To go to Oakbank is to back a certain winner

By Chris Riordan

In South Australia, people know how often they’ve “been to Oakbank”. For well over 130 years, generations have journeyed in to the Hills and been intoxicated by the magic that is nowadays promoted (debatably) as the biggest picnic race carnival in the world.

The road there, formerly a winding trip across the Mt Lofty Ranges, is now a freeway that hacks a quick path to “the turn-off”, beyond which nestles a timeless valley. Oakbank racecourse is on a beautiful piece of undulating land that is seemingly preserved from the concerns of the outside world and, like the Myer windows at Christmas, reopened to its loyal flock annually.

It had been decades since I’d been to Oakbank — in Dad’s last year as a bookie, when I’d returned to swing the bag. Years before, as a teenager, we’d camped out behind the creek, gambling, drinking, freezing, then defrosting as the cars began pouring in to the course. Seeing the magic unfold. And always meeting people who’d been there so many times.

For campers, Sunday was the “badge”. I used to go and visit old Reg, who also worked on “the bag”, and had taken his van on to the course for fifty years. We had a tent for crown and anchor and a sculling/running (Great West End) stagger up the straight. We met fearless and liquored
jumps identities like Harry Green, who was barely able to get out of a chair but pledged to wave his whip with a lap to go to indicate his horse’s chance, and “Pat Haitana’s brother”, as Hayden Haitana was announced before he entered racing folklore through the Fine Cotton affair.

Easter is a time for rituals, family and, in Australia, sporting contests and Oakbank ticks all of the boxes. There are proud boasts of tradition,  with even the booming, persistent course announcer (“Time to clear the track again, please”; “Could we stop kicking footies on the course as the horses are coming out?”) referring to various people as, “Been coming here for fifty years”, or, ”Has a strong family connection with Oakbank”.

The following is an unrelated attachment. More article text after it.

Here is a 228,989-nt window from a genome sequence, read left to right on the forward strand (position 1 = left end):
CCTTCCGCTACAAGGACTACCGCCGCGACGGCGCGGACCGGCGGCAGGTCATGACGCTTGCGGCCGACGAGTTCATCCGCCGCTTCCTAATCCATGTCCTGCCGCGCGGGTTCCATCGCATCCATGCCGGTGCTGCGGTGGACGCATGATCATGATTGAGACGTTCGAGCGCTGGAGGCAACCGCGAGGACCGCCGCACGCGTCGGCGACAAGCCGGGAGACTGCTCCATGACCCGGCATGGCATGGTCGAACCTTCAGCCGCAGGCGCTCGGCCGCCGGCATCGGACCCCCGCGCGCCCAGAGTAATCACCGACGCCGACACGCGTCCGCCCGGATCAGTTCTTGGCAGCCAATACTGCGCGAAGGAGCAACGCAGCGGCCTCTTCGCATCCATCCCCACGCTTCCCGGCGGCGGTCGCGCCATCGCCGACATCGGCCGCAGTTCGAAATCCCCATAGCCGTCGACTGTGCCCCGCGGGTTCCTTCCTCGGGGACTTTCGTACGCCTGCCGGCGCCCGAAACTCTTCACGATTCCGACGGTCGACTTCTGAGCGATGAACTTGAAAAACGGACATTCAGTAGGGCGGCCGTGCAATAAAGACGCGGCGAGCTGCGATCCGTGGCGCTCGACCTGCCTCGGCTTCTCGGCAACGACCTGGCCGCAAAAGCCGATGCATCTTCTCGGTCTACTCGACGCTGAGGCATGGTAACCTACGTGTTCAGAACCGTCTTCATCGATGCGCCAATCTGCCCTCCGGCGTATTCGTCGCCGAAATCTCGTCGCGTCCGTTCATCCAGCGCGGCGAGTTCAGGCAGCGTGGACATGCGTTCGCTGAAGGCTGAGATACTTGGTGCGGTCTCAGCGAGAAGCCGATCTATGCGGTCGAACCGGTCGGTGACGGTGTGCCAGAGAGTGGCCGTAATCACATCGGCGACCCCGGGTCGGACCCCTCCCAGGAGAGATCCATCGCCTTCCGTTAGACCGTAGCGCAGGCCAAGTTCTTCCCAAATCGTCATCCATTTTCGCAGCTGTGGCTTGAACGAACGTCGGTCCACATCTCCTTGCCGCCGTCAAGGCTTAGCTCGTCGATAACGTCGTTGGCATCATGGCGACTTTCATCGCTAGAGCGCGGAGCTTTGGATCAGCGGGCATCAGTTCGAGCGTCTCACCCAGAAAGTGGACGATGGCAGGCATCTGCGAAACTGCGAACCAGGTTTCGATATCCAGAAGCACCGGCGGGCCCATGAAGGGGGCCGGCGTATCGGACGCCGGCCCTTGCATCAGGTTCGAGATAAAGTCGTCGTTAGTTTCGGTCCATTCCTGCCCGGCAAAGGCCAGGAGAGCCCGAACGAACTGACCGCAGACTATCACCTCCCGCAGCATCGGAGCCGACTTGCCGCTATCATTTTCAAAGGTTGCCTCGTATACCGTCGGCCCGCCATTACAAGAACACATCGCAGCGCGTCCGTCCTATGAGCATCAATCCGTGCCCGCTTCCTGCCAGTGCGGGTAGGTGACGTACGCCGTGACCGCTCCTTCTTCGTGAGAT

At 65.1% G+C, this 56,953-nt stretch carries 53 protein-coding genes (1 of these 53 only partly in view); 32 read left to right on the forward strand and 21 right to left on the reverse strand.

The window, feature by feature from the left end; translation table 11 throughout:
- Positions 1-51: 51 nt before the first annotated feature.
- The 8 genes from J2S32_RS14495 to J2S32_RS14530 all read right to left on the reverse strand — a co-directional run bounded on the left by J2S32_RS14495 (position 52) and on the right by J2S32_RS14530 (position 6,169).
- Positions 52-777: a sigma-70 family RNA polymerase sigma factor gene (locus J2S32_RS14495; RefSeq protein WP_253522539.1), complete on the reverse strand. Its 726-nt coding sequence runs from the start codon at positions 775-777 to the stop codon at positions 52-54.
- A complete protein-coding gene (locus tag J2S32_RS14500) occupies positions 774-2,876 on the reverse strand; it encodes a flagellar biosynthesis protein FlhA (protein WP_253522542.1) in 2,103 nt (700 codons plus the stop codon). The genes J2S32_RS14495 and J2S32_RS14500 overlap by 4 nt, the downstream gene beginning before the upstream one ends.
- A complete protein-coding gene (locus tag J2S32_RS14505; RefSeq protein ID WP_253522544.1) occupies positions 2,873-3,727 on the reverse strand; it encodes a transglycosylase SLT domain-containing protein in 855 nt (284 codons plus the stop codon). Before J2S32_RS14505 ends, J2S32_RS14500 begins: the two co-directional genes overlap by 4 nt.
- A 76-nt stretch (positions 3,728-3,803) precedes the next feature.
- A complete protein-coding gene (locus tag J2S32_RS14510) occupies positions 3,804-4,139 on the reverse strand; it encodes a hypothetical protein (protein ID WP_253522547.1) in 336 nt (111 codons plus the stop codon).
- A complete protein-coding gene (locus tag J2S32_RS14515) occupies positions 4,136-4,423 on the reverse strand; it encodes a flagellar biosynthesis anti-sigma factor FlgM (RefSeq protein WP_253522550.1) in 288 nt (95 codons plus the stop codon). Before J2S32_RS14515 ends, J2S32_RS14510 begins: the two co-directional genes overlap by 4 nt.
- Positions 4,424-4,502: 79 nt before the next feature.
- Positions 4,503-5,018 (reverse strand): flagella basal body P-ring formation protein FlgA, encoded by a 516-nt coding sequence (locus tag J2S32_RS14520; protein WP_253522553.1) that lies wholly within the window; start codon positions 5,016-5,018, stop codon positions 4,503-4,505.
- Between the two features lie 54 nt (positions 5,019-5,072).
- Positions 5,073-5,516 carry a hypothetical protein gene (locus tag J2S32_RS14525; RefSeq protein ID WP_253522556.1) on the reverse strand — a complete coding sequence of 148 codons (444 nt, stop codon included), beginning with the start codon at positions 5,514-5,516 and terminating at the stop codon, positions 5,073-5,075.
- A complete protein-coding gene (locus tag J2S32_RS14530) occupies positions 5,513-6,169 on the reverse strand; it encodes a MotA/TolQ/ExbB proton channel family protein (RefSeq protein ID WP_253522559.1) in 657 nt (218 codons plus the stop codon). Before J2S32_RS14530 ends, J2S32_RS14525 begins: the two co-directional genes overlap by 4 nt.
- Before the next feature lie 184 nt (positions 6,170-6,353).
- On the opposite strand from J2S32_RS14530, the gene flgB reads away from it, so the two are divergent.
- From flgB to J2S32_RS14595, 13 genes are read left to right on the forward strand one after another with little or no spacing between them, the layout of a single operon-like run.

Dad tells me he first went to Oakbank in 1938. His father, also a bookmaker, fielded back when more than 150 “satchel swingers” serviced (fleeced?) the throng. As a young man I remember the pushing hordes jostling for their dollar each-way.

This year I was back “swinging the bag” with one of the several Melbourne bookies who made up the dozen “on the flat”. Bookmaking on the flat has always been regarded as a safe earner. The figures (150 per cent) are fantastic, but the money is very small.

Working on the bag at Oakbank is great. Punters are almost universally good-natured and it is a wonderful change to interact with a crowd. On Melbourne tracks these days most bets are from phones or “nods”. Here I faced a wave of good-intentioned challenges.

For starters, every punter seemed to want $1 each-way –  and they wanted to pay with a $50 note. Remarkably, those punters formed a queue. Our computerised board works on numbers, so each punter mentioned their pick by name, which I then converted to a number and handed out a ticket.

Once familiar with this need, patrons somehow managed to never use numbers sequentially and they’d say, “Each-way”, after we’d processed the receipt. Many, too, would then add, `Trifecta”, or, “In the following race”!

Then there’s the club, which somehow has managed for a century to ignore the need to post race results in a prominent position. Thus, all day we are beset with, “How did this go?” In one memorable exchange, I glanced at the track, about twenty yards behind us, and pointed out to the inquirer, “There it is … second at the moment but one lap still to go”.

Serious gamblers go elsewhere and I don’t blame them. In the early 1980s we went to the Clare races instead, and I can understand a punter filling up his corporate account and betting by phone.

But, for me, in spite of the dust and drawbacks, the betting ring offered enough enjoyment and nostalgia to make the trip worthwhile.

Ray Williams, now a once-a-year bookie, tilted his trusty trilby over his weathered face, loaded his left hand with tickets, and twiddled the knobs on his old betting board. Seated below, the clerk scratched each bet on to an A3 betting sheet. I longed to step back through time and use this virtually defunct skill for just one race.

Later, Ray came up to have a bet with us and recognised me from those long-gone days. “Last time I saw you, you had long hair,” he murmured, taking his ticket with a, “Thanks, young fella”, an acknowledgement I only ever get in Adelaide.

Johnny Pope, perennial doubles bookie, greeted me as “Young Barry”, a testament to my wonderful father and, for me, a perfect reminder of what Oakbank is all about.

It’s part of my heritage. I know I’ll go back to Oakbank.

Comments

  1. johnharms says:

    Chris